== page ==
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College of Engineering and Computing


Nuclear Engineering

Our Research

Nuclear Engineering students can work with faculty in a number of laboratories performing research related to nuclear fuels and structural materials, thermal hydraulics, and advanced modeling and simulation. Nuclear power supplies more than half of South Carolina's energy, so the College of Engineering and Computing is dedicated to researching and improving this critical source energy.

The Nuclear Materials Laboratory is equipped and licensed for working with uranium and thorium based fuels with radiological hoods and inert atmosphere gloveboxes also used for working with pyrophoric materials. Metallographic and sample preparation tools are used for preparing materials for analysis in UofSC microscopy ad microanalysis instruments or for analysis at partner institutions. 

High temperature, controlled atmosphere furnaces are used for advanced fuel fabrication and testing. Induction heated furnaces are used to 3000 K and a longer duration tube furnace is used to temperatures up to 1900 K. A custom-built, fluidized-bed, chemical vapor deposition system is used for coating of fuel kernels including advanced TRISO fuels with ZrC.

Other instruments used for nuclear fuels characterization include particle size, porosimetry, density, and surface area analysis. Thermogravimetric and differential scanning calorimetry instruments are also employed in these studies at temperatures up to 2250 K.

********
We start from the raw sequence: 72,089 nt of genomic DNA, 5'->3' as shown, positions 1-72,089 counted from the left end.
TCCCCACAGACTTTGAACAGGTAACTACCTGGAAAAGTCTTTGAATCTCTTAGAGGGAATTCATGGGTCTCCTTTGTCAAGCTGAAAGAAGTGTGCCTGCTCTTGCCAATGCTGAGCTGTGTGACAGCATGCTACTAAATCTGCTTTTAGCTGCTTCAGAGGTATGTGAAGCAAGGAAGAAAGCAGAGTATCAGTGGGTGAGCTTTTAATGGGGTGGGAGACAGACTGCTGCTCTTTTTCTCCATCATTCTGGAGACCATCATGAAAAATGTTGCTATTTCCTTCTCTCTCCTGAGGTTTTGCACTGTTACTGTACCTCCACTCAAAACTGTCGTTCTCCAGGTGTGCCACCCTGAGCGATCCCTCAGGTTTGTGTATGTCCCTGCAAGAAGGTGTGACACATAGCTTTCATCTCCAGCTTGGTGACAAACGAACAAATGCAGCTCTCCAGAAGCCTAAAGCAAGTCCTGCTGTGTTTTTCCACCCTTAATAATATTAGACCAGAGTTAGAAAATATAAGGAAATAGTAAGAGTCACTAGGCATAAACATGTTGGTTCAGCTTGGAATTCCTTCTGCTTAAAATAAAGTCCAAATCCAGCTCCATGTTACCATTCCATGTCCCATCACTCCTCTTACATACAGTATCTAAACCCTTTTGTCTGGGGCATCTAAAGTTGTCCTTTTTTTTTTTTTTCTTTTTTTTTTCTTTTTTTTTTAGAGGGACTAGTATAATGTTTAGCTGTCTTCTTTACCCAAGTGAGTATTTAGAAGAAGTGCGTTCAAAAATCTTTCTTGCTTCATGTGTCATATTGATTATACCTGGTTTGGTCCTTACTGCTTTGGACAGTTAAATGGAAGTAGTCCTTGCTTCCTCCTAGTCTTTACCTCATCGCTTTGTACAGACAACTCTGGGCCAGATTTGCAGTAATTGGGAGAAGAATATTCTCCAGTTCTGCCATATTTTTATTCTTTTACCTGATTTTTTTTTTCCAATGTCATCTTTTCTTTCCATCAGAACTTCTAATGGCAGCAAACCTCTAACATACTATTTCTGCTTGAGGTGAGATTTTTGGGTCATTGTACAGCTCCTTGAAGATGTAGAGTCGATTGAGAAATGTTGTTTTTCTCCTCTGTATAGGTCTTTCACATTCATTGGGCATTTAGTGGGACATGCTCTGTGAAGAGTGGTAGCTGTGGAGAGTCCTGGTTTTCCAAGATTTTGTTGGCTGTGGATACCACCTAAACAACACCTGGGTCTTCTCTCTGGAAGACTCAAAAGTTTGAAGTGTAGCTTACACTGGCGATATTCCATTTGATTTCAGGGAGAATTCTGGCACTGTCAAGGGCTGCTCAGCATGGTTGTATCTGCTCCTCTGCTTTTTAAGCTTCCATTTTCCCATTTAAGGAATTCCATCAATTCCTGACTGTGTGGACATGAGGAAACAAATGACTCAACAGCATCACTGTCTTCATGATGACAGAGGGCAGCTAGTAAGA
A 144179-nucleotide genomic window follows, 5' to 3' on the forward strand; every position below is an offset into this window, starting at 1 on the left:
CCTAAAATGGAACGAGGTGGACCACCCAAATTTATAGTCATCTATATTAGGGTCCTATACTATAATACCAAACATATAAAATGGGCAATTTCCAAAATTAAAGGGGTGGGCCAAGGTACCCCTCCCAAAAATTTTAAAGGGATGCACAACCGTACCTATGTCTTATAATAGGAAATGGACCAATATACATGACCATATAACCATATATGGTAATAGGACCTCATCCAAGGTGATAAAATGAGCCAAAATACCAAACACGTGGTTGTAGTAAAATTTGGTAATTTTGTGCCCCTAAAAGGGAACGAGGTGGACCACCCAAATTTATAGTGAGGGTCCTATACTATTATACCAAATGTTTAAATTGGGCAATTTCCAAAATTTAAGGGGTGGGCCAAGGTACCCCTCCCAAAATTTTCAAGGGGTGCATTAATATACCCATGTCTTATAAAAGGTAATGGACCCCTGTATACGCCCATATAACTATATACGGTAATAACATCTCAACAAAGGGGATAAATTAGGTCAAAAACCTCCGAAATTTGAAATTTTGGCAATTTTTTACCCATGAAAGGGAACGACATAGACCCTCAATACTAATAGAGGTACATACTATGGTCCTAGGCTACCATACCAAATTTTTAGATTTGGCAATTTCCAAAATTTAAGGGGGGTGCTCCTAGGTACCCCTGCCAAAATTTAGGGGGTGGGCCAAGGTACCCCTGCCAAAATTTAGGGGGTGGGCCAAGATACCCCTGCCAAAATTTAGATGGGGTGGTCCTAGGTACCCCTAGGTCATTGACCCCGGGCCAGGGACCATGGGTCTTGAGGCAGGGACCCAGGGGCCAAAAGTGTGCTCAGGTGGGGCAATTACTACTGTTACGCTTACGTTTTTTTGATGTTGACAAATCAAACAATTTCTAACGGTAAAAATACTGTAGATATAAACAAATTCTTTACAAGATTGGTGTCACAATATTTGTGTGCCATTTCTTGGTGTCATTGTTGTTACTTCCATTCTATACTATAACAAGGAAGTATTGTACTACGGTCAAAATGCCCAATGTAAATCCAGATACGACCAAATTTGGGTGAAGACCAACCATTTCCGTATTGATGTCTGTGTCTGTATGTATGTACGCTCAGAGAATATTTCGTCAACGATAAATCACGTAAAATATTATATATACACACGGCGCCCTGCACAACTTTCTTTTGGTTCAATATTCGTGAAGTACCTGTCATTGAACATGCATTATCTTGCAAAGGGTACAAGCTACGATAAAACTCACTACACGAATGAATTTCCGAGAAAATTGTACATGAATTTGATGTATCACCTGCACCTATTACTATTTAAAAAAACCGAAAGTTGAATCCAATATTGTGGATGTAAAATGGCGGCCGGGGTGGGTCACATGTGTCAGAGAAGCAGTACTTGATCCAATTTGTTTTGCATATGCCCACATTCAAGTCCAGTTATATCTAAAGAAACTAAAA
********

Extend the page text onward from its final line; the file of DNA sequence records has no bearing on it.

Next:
High performance computing facilities are used to analyze and model nuclear reactors, advanced fuel cycles, and advanced nuclear fuels and materials. Modeling and simulation codes and tools are employed for neutronic, thermal hydraulic, computational fluid dynamics, thermochemical, safety and risk, shielding, and finite element analyses.

Thermal hydraulic test loops and laboratories are dedicated to studies of enhanced heat transfer, fluid flow, pressure drop and other phenomena associated with nuclear fuel rods and assemblies.

A stereo vision (3D) micro PIV (Particle Image Velocimetry) technique and micro-PLIF (Planar Laser Induced Fluorescence) are used to examine the impact of nanofluids on the development and performance of thermal and hydrodynamic boundary layers and to allow for a visual investigation of the flow field and the impact of shear-thinning.